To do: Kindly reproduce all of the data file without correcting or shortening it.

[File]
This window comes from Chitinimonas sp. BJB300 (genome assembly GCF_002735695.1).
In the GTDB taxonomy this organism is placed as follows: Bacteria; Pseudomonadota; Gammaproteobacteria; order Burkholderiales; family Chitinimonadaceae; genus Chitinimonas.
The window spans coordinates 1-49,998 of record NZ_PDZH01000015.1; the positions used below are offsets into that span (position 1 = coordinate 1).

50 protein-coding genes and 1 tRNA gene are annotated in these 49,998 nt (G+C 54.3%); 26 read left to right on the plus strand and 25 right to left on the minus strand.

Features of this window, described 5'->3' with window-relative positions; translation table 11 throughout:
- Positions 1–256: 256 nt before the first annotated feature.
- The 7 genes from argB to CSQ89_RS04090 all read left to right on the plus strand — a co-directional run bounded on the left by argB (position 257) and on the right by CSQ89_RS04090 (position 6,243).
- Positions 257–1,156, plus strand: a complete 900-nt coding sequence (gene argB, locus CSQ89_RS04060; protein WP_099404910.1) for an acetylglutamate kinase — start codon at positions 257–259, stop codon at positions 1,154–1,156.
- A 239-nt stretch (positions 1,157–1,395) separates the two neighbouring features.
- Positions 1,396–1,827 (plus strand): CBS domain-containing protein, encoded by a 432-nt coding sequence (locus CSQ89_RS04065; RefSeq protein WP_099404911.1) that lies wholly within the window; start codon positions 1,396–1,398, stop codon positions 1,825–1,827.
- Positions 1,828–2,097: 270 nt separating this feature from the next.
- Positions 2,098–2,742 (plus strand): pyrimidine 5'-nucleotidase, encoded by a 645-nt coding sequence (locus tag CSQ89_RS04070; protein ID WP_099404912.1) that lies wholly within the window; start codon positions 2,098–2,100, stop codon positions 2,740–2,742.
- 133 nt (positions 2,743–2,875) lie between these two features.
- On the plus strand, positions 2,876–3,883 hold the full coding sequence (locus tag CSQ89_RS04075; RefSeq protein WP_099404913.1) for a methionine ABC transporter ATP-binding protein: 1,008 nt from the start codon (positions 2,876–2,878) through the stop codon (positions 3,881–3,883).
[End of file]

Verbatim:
This window comes from Chitinimonas sp. BJB300 (genome assembly GCF_002735695.1).
In the GTDB taxonomy this organism is placed as follows: Bacteria; Pseudomonadota; Gammaproteobacteria; order Burkholderiales; family Chitinimonadaceae; genus Chitinimonas.
The window spans coordinates 1-49,998 of record NZ_PDZH01000015.1; the positions used below are offsets into that span (position 1 = coordinate 1).

50 protein-coding genes and 1 tRNA gene are annotated in these 49,998 nt (G+C 54.3%); 26 read left to right on the plus strand and 25 right to left on the minus strand.

Features of this window, described 5'->3' with window-relative positions; translation table 11 throughout:
- Positions 1–256: 256 nt before the first annotated feature.
- The 7 genes from argB to CSQ89_RS04090 all read left to right on the plus strand — a co-directional run bounded on the left by argB (position 257) and on the right by CSQ89_RS04090 (position 6,243).
- Positions 257–1,156, plus strand: a complete 900-nt coding sequence (gene argB, locus CSQ89_RS04060; protein WP_099404910.1) for an acetylglutamate kinase — start codon at positions 257–259, stop codon at positions 1,154–1,156.
- A 239-nt stretch (positions 1,157–1,395) separates the two neighbouring features.
- Positions 1,396–1,827 (plus strand): CBS domain-containing protein, encoded by a 432-nt coding sequence (locus CSQ89_RS04065; RefSeq protein WP_099404911.1) that lies wholly within the window; start codon positions 1,396–1,398, stop codon positions 1,825–1,827.
- Positions 1,828–2,097: 270 nt separating this feature from the next.
- Positions 2,098–2,742 (plus strand): pyrimidine 5'-nucleotidase, encoded by a 645-nt coding sequence (locus tag CSQ89_RS04070; protein ID WP_099404912.1) that lies wholly within the window; start codon positions 2,098–2,100, stop codon positions 2,740–2,742.
- 133 nt (positions 2,743–2,875) lie between these two features.
- On the plus strand, positions 2,876–3,883 hold the full coding sequence (locus tag CSQ89_RS04075; RefSeq protein WP_099404913.1) for a methionine ABC transporter ATP-binding protein: 1,008 nt from the start codon (positions 2,876–2,878) through the stop codon (positions 3,881–3,883).